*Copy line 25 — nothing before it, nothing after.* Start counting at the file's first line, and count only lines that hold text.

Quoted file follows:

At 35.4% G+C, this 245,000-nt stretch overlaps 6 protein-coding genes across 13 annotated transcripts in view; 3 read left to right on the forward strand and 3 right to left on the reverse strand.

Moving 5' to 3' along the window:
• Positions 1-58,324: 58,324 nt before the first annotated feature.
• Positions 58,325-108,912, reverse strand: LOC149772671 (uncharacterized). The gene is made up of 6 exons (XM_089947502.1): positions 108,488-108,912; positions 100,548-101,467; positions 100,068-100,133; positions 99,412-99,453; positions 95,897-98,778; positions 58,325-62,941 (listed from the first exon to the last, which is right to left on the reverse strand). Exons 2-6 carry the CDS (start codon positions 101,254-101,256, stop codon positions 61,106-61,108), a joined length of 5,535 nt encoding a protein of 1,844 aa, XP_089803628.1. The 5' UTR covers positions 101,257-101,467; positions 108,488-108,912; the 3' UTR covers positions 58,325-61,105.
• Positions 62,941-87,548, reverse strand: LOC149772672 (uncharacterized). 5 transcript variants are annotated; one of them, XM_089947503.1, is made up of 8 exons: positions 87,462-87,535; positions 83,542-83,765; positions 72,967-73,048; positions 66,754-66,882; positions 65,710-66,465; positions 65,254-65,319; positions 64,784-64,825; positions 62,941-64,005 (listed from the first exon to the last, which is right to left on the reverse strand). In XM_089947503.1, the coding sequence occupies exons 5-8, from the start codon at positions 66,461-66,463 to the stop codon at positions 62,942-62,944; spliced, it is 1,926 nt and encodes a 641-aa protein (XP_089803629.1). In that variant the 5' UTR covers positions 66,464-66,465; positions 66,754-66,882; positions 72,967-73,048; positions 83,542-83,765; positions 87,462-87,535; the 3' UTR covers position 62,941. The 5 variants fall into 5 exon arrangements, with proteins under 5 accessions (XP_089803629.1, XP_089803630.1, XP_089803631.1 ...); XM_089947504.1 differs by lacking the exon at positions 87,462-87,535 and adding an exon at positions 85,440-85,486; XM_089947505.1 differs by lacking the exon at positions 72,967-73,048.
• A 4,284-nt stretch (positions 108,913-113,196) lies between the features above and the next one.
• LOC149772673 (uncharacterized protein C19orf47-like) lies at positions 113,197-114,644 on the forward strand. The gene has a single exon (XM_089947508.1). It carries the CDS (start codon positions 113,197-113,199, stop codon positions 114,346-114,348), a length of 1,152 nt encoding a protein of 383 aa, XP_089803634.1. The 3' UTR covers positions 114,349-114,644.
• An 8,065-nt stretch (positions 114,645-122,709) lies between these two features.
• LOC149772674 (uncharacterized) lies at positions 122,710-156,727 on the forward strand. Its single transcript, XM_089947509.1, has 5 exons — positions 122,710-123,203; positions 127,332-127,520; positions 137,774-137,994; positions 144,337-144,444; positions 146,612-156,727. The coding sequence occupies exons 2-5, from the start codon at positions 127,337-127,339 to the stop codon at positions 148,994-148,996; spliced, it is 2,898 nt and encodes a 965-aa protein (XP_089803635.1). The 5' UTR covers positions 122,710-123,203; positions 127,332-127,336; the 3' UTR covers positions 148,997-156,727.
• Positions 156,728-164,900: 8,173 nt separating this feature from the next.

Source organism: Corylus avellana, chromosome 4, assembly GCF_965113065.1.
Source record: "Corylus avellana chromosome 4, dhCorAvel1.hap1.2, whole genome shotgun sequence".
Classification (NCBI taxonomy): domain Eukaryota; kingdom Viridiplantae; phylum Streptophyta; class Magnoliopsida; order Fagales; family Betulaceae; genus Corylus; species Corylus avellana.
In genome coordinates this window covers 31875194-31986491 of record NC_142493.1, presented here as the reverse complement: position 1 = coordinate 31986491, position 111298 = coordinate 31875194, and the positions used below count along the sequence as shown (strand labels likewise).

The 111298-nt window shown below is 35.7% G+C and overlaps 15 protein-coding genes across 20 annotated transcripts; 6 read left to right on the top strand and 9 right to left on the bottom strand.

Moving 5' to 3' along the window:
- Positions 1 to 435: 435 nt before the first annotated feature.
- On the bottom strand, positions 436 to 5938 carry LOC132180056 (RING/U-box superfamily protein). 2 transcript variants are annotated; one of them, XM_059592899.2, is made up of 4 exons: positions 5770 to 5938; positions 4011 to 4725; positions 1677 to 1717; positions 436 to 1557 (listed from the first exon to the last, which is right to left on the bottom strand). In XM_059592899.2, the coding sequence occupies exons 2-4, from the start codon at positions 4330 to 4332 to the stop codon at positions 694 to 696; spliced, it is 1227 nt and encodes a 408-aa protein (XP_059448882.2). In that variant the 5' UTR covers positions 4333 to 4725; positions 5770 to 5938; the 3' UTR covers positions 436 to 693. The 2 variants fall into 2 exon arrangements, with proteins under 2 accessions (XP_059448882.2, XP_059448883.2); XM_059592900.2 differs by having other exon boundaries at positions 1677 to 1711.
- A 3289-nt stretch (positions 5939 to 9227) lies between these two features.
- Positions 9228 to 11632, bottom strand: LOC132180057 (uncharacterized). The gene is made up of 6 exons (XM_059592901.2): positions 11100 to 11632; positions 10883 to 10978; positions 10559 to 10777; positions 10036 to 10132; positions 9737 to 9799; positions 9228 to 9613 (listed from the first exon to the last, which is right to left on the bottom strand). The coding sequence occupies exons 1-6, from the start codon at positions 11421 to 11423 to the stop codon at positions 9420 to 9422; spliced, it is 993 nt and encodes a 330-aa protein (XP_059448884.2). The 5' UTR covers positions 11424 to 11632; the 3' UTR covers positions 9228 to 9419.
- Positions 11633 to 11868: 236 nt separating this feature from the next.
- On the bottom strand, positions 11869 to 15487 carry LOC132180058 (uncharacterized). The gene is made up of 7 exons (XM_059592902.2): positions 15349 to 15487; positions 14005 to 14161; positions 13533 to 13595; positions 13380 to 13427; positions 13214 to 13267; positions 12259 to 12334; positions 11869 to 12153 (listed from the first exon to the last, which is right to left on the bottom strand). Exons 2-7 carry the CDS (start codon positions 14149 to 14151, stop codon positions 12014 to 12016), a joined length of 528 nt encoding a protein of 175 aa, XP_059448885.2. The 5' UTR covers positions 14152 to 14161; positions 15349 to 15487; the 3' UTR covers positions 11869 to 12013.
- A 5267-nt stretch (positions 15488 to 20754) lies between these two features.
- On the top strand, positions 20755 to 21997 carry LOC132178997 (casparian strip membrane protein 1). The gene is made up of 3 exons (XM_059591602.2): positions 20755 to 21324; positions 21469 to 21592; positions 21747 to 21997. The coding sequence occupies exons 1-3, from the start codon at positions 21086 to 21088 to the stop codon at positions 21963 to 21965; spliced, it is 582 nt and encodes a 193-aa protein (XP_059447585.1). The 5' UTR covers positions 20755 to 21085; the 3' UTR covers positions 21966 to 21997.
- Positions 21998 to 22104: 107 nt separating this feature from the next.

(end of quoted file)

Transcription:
- Positions 21998 to 22104: 107 nt separating this feature from the next.